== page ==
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This book contains the best problems selected from over 25 years of the Problem of the Week at Macalester College. This collection will give students, teachers, and university professors a chance to experience the pleasure of wrestling with some beautiful problems of elementary mathematics. Readers can compare their sleuthing talents with those of Sherlock Holmes, who made a bad mistake regarding the first problem in the collection: Determine the direction of travel of a bicycle that has left its tracks in a patch of mud. The collection contains a variety of other unusual and interesting problems in geometry, algebra, combinatorics, and number theory. For example, if a pizza is sliced into eight 45-degree wedges meeting at a point other than the center of the pizza, and two people eat alternating wedges, will they get equal amounts of pizza? Or: Is an advertiser's claim that a certain unusual combination lock allows thousands of combinations justified? Complete solutions to the 191 problems are included with problem variations and topics for investigation.
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This book contains the best problems selected from over 25 years of the Problem of the Week at Macalester College. The collection contains a variety of other unusual and interesting problems in geometry, algebra, combinatorics, and number theory. Complete solutions to the 191 problems are included along with problem variations and topics for investigation.About the Author:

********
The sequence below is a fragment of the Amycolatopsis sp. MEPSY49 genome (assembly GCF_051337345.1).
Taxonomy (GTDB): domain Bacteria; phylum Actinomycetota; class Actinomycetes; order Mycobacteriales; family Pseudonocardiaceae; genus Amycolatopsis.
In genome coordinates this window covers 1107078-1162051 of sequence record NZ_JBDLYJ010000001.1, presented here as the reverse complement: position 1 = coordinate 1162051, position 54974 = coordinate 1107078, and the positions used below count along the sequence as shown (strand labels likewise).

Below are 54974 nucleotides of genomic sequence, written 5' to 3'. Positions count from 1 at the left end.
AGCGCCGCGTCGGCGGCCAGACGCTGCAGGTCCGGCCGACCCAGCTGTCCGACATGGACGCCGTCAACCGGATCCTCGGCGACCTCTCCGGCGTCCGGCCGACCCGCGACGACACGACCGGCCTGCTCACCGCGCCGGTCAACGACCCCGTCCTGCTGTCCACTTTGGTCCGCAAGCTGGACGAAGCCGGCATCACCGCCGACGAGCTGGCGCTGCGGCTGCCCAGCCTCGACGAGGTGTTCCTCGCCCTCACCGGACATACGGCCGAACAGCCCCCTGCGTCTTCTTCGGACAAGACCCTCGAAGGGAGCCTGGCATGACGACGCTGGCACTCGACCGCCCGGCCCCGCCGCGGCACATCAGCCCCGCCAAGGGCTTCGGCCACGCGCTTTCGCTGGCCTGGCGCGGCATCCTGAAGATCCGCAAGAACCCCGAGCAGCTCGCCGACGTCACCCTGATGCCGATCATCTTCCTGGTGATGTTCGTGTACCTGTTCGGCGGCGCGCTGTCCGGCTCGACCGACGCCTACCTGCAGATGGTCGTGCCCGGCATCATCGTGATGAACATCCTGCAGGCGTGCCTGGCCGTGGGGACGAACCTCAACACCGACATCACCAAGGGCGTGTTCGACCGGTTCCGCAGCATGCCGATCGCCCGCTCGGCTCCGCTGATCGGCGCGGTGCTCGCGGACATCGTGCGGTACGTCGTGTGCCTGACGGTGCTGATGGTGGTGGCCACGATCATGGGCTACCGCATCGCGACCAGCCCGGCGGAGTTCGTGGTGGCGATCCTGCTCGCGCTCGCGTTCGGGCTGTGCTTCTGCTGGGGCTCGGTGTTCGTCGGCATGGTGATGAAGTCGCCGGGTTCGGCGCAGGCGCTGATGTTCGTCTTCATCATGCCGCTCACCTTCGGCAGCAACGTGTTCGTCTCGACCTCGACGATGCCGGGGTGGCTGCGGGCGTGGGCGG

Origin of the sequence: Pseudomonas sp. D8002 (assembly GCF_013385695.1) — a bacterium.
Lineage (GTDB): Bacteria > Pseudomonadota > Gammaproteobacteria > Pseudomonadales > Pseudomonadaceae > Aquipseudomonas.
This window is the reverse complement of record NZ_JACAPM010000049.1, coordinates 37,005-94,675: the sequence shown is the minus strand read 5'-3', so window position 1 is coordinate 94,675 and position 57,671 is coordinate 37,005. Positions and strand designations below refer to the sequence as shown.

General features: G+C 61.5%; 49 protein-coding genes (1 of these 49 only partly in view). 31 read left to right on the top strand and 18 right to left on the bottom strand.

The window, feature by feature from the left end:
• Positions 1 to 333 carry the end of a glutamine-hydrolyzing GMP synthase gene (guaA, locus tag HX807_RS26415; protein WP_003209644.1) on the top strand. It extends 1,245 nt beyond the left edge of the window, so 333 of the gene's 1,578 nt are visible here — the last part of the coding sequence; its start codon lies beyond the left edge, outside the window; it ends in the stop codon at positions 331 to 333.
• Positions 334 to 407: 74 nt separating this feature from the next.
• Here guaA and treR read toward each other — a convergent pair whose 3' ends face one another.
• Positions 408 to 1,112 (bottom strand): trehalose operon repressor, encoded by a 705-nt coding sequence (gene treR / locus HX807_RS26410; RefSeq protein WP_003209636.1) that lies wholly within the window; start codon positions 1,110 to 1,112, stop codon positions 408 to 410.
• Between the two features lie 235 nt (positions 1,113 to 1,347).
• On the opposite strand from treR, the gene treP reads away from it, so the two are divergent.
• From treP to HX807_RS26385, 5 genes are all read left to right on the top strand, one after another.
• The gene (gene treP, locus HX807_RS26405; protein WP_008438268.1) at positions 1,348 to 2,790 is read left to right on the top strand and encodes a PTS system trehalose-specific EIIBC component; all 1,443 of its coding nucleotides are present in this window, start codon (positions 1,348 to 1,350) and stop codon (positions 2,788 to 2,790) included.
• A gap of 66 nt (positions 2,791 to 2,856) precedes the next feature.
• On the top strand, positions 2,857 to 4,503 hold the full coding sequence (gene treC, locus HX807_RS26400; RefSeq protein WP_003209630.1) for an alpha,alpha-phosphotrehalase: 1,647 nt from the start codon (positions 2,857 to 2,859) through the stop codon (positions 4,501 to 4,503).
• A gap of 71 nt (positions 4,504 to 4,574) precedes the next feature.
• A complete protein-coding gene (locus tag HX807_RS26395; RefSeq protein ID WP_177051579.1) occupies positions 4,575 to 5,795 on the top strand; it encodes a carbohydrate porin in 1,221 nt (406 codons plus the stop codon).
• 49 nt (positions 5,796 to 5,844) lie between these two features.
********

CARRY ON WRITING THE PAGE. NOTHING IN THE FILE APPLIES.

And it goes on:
Joseph D. E. Konhauser was an avid problemist throughout his years at Macalester College (1968-1991). He studied at Penn State University, and obtained his doctorate there in 1963. He held teaching positions at Penn State and the University of Montana before coming to Macalester. He was a very active problemist and served on many contest committees such as those governing the USA Mathematical Olympiad and the William Lowell Putnam Mathematics Competitions. He served as editor of the "Pi Mu Epsilon Journal," and as book review editor for the "American Mathematical Monthly."
Dan Velleman received his PhD from the University of Wisconsin. He has taught at the University of Texas and the University of Toronto, and since 1983 he has taught at Amherst College. Currently, he is Chair of the Editorial Board for the Dolciani Mathematical Expositions Series (for the Mathematical Association of America). He is the author of "How to Prove it" (Cambridge University Press.)
Stan Wagon received his PhD from Dartmouth College. He taught at Smith College until coming to Macalester in 1990. Throughout his career has enjoyed the special beauty of succinctly stated and surprising mathematical facts. this led to his book on the Banach-Tarski paradox (Cambridge University Press), and with Victor Klee a book on unsolved problems in mathematics (MAA). Recently he has been intrigued with how "Mathematica" can help us see mathematical constructions in new ways, and he has written several books illustrating the power of this software: "Mathematica in Action" (Freeman), "The Power of Visualization" (Front Range Press), "Animating Calculus" (Springer) to name a few.
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Book Description The Mathematical Association o, 1996. Paperback. Condition: New. Never used!. Seller Inventory # P110883853256
Book Description The Mathematical Association o, 1996. Paperback. Condition: New. Brand New!. Seller Inventory # VIB0883853256
Book Description The Mathematical Association of America, 1996. Paperback. Condition: New. Seller Inventory # DADAX0883853256